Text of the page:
The Andersen model provided a useful taxonomy for the data and allowed identification of the effects of the new contract. This fit is unsurprising as the model was developed over a 40-year period and remains among the most widely cited models of access to healthcare.23 24 26 38 Theoretical models may be tested empirically or by looking for logical coherence.39 The Andersen model is somewhat general with overlapping dimensions and others (eg, social capital) not explicitly incorporated.26 Very little is said about how demographic variables may exert effects and why.38 A new factor in these data (‘Trust’) is not explicit in the model but could be regarded as both a belief and an outcome of care.39 Dimensions also overlap in the model where dissimilar concepts are grouped together (personal health practices and health service use, perceived and evaluated health and satisfaction). This is important because empirical testing demands careful specification of inclusive relationships and, to a certain extent, this confounded testing of this model.38 One consequence of this might be that the model yields very different results when cross national comparisons are made.40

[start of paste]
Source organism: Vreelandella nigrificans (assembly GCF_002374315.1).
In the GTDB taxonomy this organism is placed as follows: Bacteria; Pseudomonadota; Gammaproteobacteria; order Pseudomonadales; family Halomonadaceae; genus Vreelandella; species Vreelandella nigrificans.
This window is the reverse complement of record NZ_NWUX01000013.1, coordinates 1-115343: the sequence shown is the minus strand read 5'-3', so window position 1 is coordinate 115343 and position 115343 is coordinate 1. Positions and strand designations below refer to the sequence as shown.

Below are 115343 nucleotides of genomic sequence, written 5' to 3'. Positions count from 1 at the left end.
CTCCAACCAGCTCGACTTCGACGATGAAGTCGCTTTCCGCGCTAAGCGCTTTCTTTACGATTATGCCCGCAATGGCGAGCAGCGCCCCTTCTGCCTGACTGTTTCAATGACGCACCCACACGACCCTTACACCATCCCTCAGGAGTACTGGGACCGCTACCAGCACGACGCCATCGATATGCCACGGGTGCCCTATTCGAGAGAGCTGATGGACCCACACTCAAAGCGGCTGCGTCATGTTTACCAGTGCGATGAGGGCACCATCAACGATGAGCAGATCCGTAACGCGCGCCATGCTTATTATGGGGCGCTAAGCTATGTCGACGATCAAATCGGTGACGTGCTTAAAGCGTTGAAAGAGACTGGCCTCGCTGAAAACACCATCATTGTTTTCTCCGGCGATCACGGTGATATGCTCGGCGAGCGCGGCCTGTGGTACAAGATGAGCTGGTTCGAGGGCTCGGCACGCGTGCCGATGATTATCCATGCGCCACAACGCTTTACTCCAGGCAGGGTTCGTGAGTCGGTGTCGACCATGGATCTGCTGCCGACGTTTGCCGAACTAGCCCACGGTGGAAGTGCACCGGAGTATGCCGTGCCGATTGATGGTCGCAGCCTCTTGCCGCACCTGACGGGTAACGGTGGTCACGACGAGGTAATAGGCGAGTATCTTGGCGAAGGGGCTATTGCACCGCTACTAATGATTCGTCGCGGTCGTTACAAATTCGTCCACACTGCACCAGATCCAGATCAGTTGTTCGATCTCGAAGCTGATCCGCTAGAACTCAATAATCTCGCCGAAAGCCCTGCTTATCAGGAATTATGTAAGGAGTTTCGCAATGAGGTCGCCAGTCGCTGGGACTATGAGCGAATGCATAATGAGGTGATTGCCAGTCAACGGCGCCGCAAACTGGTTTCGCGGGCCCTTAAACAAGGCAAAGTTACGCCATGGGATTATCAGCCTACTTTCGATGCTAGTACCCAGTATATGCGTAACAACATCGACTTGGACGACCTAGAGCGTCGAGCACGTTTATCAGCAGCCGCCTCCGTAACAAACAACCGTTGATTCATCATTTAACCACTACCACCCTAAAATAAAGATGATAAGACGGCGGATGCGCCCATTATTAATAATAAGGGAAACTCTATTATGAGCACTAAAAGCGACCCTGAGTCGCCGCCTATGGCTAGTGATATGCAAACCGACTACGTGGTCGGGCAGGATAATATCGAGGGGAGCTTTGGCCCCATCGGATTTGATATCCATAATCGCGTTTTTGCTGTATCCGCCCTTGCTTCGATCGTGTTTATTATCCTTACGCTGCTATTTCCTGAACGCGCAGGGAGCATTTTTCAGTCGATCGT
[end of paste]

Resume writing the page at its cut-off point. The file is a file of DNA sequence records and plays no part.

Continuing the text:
The incentive-driven contract influenced access to dental care. Participants associated it with more access, greater use of skill mix and improved health outcomes. These outcomes fed back to shape predispositions to visit the dentist.
The policy context in which the INCENTIVE study was funded has remained remarkably constant ever since. The Steele Report of 20091 advocated commissioning to align dentistry with the rest of NHS services and to commission for health outcomes; to develop contracts rewarding activity, quality and oral health improvement. It recommended that payments explicitly recognise prevention and reward the contribution of the dental team to improvements to oral health, reflected in patient progression along the pathway, adherence to clinical guidelines and the achievement of expected outcomes.1 The contract prototypes now being tested37 retain the same ethos of shifting NHS dentistry towards prevention and oral health rather than treatment and repair through a new clinical pathway and new remuneration models. Despite predating the Steele report, the INCENTIVE contracts were forerunners of these new incentive-driven contracts. Thus, our findings remain directly relevant to the evolution of the NHS dental contract.